Catholic Transcript Magazine of the Roman Catholic Archdiocese of Hartford Connecticut

Thursday, June 21, 2018

In January of 1999, our family completed our journey into the Catholic Church. Until that time, we’d spent most of our lives as evangelical Christians. The journey was far more difficult than any of us imagined, but we quickly fell in love with the sacraments, prayer life, communion of saints and liturgies. These have been wonderful years.

People often tell us that converts look at the faith from a unique perspective. Perhaps it’s true. As a convert, there are a few things about Catholic life that irk me, and while most are minor, I think they are worth considering.

Catholic seating

Climb up to the choir loft some day and you’ll see what I mean. When a Catholic arrives for Mass, s/he proceeds to the row of choice, genuflects and slips into the pew, positioning himself or herself as close as possible to the aisle. As the start of Mass approaches, it becomes increasingly difficult for people to find a seat because the aisle seats are all taken. The options are to climb over people, or to stand. Many choose to stand.

My solution? When you slip into a pew, move to the middle! It’s a charitable way to welcome other worshippers.Wearing coats during Mass

Years ago I wrote a column about why this bothers me. Rarely have I received so much feedback about a column.

Most people said that it’s a habit, a throwback to the days when churches were cold, but that seems like very old news. A few mentioned the lack of coat racks, which is valid. To me, assuming the church is warm enough to be comfortable, it seems downright rude to wear one’s coat during the celebration of the Eucharist. The Mass is the most glorious dinner party we will ever enjoy, and one certainly does not wear an overcoat throughout a dinner party. To do so gives the impression that one is hedging one’s bets in case one wishes to bolt. So take off your coat and stay awhile.

                                                  I’m Late! I’m Late! For a Very Important Date!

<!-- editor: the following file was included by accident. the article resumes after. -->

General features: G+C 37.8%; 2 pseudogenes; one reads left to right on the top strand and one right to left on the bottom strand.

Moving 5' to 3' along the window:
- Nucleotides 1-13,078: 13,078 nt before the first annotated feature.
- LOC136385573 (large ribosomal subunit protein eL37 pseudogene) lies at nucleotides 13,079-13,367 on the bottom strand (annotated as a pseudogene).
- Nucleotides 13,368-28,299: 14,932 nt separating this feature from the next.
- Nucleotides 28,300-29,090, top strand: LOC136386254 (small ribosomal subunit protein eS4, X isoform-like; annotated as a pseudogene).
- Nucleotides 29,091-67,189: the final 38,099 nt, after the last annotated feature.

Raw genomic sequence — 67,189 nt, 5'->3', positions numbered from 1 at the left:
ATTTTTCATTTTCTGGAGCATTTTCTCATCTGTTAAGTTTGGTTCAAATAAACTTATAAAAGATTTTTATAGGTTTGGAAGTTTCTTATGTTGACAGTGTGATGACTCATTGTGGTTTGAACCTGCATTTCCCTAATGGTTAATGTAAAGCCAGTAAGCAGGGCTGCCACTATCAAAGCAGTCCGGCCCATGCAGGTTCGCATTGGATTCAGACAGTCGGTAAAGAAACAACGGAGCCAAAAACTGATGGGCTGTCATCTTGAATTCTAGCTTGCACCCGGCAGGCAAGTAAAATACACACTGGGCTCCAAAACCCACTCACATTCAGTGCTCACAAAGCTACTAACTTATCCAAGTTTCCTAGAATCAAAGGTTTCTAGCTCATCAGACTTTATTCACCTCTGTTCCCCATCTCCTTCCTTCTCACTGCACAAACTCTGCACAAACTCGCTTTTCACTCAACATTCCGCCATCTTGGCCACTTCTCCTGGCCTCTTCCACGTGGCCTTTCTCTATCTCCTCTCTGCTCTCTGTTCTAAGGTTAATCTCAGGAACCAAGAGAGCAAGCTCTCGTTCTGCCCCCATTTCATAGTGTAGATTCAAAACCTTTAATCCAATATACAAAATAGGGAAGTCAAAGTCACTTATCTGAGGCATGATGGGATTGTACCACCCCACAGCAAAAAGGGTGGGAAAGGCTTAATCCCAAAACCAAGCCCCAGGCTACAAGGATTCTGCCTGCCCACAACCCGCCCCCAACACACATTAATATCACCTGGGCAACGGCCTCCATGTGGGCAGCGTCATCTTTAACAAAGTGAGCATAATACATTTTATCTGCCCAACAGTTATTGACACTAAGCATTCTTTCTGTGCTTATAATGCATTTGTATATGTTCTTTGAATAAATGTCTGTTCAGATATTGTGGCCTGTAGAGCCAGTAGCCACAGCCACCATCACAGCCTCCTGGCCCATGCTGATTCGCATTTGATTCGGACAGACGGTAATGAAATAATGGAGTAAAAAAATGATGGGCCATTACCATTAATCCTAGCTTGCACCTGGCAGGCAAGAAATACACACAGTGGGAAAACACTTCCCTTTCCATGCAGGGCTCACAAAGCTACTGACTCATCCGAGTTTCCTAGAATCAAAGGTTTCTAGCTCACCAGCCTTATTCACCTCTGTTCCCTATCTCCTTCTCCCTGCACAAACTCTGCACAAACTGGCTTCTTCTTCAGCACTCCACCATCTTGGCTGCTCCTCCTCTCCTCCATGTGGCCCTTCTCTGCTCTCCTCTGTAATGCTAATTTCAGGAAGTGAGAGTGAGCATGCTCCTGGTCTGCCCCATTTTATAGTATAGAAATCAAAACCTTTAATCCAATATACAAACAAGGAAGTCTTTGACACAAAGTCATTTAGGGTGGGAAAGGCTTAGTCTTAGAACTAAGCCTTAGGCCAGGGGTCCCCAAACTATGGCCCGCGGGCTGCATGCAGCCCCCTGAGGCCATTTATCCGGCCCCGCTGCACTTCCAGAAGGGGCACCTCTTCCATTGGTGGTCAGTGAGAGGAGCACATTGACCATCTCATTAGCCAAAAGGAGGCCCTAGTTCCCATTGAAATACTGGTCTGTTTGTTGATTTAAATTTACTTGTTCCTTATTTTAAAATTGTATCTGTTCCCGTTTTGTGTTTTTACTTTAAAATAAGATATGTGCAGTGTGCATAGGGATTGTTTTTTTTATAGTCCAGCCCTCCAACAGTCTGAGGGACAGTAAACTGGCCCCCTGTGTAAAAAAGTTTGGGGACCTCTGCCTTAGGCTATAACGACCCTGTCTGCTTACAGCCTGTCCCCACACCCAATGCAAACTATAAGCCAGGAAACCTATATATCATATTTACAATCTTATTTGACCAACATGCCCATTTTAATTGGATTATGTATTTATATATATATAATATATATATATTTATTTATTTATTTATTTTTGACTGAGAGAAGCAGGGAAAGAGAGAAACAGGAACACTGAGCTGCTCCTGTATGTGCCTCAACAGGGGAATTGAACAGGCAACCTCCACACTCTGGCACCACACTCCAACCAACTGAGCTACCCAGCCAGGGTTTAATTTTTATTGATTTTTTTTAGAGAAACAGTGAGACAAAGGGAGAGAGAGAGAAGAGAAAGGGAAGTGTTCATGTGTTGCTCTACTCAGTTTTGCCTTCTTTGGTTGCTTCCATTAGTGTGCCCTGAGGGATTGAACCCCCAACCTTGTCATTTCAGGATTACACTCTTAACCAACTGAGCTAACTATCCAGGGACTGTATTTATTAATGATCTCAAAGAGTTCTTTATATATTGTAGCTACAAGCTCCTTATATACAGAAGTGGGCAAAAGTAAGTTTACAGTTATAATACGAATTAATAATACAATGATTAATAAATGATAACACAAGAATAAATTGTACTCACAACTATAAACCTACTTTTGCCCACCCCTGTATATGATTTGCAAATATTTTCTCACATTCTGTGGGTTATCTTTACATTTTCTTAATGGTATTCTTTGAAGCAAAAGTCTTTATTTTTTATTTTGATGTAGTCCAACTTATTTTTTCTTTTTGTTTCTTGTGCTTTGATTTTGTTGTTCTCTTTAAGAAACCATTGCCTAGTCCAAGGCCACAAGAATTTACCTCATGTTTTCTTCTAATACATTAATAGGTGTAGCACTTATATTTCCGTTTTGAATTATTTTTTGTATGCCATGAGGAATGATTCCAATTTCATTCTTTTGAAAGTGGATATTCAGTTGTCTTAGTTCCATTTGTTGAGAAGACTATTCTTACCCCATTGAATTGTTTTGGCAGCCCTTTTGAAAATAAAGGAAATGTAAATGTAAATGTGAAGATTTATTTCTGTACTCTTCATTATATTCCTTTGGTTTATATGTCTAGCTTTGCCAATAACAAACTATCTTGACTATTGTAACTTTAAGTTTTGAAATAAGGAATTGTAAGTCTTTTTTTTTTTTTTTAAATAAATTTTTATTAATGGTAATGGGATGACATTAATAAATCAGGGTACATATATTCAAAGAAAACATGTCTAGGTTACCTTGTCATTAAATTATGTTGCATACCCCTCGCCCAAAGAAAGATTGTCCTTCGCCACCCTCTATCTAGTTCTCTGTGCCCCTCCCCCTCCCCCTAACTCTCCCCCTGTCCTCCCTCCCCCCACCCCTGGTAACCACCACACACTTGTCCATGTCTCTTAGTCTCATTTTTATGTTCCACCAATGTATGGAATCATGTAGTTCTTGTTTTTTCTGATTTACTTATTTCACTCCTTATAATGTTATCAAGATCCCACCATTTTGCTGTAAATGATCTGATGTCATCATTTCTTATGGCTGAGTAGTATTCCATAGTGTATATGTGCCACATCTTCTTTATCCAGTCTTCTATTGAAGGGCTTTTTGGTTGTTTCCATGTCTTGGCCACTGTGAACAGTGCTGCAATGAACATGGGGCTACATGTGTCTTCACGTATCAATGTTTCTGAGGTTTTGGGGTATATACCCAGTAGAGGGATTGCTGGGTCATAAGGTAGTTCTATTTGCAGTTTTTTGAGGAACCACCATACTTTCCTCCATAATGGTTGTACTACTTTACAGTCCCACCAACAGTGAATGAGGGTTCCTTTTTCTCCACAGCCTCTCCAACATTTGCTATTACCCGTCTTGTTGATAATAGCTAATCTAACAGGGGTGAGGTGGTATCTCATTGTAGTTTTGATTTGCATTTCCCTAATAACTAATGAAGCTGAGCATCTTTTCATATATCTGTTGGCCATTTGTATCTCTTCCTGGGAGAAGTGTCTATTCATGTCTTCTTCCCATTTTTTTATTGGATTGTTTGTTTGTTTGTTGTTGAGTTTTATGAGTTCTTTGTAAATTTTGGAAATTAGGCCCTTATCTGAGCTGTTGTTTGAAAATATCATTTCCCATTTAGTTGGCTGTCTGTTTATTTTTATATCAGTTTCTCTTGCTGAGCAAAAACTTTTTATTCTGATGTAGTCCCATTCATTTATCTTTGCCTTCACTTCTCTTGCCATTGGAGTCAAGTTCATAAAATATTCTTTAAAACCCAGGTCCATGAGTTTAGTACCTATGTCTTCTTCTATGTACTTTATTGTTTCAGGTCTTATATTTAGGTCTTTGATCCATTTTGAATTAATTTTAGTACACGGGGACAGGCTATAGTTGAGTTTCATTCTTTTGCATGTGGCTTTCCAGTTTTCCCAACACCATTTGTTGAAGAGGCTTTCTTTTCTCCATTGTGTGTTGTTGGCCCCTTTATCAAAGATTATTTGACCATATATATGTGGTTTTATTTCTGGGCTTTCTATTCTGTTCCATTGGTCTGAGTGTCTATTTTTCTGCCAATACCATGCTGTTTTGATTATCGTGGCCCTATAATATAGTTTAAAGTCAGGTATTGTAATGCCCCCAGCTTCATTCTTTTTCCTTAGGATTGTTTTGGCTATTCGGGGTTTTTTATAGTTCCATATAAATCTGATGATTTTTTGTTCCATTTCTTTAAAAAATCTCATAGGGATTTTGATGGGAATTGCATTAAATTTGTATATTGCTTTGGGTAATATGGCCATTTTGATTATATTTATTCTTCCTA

The rabbit in "Alice in Wonderland" had it right – Mass is a very important date.

Anyone can have a bad day. In my parish, people used to joke about the "9:05 a.m. Mass" because so many parishioners arrived late. It happens. But when it becomes habitual, we leave ourselves no time to settle down and prepare to encounter the God of the universe. We should approach Mass with the same enthusiasm that we approach a big concert or show, arriving early so we don’t miss a moment.

                                                          Instantaneous departures

"The Mass is ended. Go in peace to love and serve the Lord." "Thanks be to God." Then we bolt in order to beat the snarl of cars in the parking lot.

I find this puzzling. We gather for Mass as the Body of Christ – the family of God. It is a privilege to spend a few minutes with one another at the conclusion of Mass. Besides, most of us sit in the same place week after week, yet we don’t know the names of people who sit nearby. Linger after Mass and introduce yourself.

                                                                 Catholic parking

Think "funnel." Many parishes lack sufficient parking, so communicants jam into the parking lot in a funnel shape, aimed toward the exit. The problem, of course, is that this type of parking requires immediate – and I mean immediate – departure at the conclusion of Mass. If a few carefully placed cars aren’t moved, the entire parking lot is caught behind a roadblock.

Personally, I’d prefer that our parking allows us to linger after Mass. It’s not a big deal, but it’s worth considering.


Missals are throwaway Bibles. I hate them. They demonstrate poor stewardship of money and environmental resources, and they rob us of a fantastic opportunity to become acquainted with the real thing.

Let’s face it. Most Catholics aren’t very comfortable with the Bible. We know it starts with Genesis, and that the Gospels are Matthew, Mark, Luke and John, but that’s pretty much it. Even if we’re familiar with Bible stories, we probably don’t know how to find them.

Now, imagine pew Bibles and hymnals instead of missals. As the lector reads, "A reading from the letter of St. Paul to the Philippians," he or she could give the page number, or we could use the Table of Contents. At first it would be unfamiliar, but we would quickly grow comfortable with God’s word, which, in turn, would allow us to get to know God himself. Too many Catholics steer clear of the Bible because we don’t know where to start. Let’s start at Mass.

My musings are not intended to pass judgment, but rather to invite us into deeper union with God. Pick an idea and try it!

Regina Cram lives in Glastonbury and is a freelance writer.